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Lilacs in the Woods? Clues to a Vanished Homestead

A lilac bush blooms surrounded by woods.
Lilacs blooming in a Montana forest tell of a house that once stood nearby.

This lilac bush turned a family hike through the woods into a find-the-clues game of discovery.

Lilacs are not native to Montana. If you find one growing in the wild you can be sure it was put there, on purpose.

Perhaps by a long-ago homesteader who planted it outside a home that’s since vanished?

What stories lie behind it?

Broken concrete, part of an old foundation, pokes out from forest grasses and brush,
The broken concrete of a doorsill is the most visible part of a foundation filled in and mostly overgrown.

Not far away we found a few paving stones. And then the remainders of a foundation wall.

Old apples trees still grow at the edge of a mountain meadow, survivors from a time when people lived nearby.
Old apple trees hang on in a mountain meadow, more evidence of the home that once stood nearby.

And then apple trees. What was left of someone’s long-ago orchard.

Each discovery helped us piece together a puzzle and took us a step further into the past.


Dig Deeper

To learn more about such reminders of yesterday, see this story by James Hagengruber in Montana Outdoors, the magazine of Montana Fish, Wildlife & Parks: http://bit.ly/TrophyTrees


For Your Writer’s Toolbox

What fascinates you can fascinate your fictional characters, also. Ground their actions in fact—the great stuff you learn researching (and playing)–and then imbue them with passion.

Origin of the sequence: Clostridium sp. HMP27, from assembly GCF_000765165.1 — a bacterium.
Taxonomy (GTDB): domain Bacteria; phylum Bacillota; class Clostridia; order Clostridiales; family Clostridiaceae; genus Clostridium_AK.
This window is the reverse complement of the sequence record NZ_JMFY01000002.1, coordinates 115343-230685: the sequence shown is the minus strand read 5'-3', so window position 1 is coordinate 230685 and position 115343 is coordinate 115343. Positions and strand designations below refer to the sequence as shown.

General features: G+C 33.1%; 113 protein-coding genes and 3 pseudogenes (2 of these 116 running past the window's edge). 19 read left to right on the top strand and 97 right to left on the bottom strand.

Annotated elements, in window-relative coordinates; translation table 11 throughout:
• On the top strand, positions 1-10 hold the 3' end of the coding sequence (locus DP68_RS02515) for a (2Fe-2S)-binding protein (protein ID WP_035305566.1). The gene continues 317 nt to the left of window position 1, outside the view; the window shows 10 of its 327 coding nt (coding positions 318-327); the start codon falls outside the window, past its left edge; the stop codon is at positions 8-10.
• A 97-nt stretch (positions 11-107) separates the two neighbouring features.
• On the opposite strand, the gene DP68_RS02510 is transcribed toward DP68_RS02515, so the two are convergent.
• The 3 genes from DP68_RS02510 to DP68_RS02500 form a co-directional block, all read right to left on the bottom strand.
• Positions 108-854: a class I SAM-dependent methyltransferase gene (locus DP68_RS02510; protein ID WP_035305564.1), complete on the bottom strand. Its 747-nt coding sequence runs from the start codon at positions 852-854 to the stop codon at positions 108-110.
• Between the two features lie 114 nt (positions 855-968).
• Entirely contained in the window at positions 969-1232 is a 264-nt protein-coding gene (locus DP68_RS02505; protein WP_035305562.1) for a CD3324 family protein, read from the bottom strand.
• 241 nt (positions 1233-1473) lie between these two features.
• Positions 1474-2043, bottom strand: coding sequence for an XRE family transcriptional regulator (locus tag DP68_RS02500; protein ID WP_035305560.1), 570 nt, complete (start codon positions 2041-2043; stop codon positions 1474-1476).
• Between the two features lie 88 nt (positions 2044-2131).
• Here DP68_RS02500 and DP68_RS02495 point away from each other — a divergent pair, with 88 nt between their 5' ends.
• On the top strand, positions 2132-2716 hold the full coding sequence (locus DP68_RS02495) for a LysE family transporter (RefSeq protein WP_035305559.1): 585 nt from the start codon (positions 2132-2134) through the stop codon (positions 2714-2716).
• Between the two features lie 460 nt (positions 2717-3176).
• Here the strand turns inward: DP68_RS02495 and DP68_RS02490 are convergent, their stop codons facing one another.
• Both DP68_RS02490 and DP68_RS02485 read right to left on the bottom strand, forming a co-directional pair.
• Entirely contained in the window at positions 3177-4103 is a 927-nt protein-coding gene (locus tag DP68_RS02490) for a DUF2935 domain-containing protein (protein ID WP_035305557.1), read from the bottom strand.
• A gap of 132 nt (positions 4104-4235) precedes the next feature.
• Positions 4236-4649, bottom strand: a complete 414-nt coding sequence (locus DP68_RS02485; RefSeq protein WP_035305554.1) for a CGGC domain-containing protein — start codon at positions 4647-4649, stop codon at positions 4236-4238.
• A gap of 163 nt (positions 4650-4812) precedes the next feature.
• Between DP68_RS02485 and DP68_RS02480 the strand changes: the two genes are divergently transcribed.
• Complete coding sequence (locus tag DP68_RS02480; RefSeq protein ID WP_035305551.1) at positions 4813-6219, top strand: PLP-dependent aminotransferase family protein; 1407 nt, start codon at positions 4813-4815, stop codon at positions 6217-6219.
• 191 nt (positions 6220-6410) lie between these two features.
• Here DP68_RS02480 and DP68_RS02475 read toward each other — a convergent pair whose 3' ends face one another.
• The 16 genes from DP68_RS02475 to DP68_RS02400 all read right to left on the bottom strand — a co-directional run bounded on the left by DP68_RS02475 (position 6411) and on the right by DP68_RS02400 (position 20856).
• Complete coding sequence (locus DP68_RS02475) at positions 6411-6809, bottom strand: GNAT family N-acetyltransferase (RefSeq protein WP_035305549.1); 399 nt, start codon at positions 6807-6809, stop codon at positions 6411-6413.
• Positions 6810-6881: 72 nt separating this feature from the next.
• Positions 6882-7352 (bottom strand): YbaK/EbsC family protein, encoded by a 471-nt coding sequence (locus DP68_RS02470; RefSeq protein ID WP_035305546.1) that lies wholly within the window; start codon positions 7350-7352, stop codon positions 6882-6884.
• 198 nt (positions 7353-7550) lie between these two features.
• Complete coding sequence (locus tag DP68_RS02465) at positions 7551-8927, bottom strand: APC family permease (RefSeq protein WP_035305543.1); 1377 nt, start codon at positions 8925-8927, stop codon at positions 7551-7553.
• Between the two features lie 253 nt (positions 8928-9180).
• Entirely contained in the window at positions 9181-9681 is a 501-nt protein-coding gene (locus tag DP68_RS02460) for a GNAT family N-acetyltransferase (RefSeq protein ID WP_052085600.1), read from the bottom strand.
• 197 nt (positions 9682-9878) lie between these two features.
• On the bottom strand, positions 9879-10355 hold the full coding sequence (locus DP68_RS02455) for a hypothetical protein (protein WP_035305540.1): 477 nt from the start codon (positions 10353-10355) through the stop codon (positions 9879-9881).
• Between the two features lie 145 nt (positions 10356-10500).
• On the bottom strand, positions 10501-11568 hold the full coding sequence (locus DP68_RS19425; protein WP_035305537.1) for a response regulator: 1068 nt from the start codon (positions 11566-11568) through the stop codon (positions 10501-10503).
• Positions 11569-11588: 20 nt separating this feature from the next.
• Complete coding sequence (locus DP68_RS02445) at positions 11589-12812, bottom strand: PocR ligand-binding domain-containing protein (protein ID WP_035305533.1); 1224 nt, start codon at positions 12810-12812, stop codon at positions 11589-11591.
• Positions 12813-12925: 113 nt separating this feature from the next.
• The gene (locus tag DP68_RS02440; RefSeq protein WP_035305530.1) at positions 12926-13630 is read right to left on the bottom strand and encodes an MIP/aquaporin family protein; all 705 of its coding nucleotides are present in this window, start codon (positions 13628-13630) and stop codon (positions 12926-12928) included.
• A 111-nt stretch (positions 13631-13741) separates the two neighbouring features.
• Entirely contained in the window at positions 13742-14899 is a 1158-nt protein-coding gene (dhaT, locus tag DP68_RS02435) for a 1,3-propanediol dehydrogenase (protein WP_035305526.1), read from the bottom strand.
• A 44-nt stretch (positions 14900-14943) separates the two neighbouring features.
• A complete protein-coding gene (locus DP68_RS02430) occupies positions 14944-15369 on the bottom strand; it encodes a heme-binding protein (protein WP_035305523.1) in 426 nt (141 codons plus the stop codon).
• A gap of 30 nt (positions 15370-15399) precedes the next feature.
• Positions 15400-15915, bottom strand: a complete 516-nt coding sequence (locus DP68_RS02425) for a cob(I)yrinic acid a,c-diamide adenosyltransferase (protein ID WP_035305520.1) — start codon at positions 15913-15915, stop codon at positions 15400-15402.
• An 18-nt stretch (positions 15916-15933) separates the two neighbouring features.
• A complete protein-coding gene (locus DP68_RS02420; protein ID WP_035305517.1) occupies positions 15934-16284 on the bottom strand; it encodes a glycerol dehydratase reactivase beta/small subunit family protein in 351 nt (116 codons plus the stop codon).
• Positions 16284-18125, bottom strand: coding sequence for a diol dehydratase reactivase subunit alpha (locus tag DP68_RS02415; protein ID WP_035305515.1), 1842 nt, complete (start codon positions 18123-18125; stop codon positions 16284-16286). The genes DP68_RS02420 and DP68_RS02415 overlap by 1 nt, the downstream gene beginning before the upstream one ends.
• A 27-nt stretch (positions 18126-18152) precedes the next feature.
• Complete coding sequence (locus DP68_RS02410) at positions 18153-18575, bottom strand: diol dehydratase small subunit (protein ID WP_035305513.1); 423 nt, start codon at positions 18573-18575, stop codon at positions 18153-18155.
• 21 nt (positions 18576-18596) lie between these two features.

Here’s how I put archaeology to use in Mountain Solo.

The narrator is teenager Tess Thaler, who is helping her stepmother, Forest Service historian Meg Thaler, hunt for a homestead long lost to the woods.


“Meg?” I call. “Does rhubarb grow wild?”

“No!” Meg shouts, hurrying to me. “It does not!”

Leaning down, Meg peers at the plant’s big leaves and scraggly stalks as though they’re the most gorgeous things she’s ever seen. She says, “In the old days this plant would have provided jellies and pies, protected gains scurvy. . .” She pauses, looking around. “Assuming the Bottners did live here, then we’re probably standing in their kitchen garden, which certainly would have been placed handy to the house.”

She points out the area she thinks most likely to have contained the homestead buildings. “Let’s work it in a grid, you taking one side and me the other. We’ll walk up in one direction, return a couple of feet over, and so on.”

“What about trees?”

“Go around them, but do your best to keep to the grid. And if you see anything . . . anything . . .”

  –Mountain Solo by Jeanette Ingold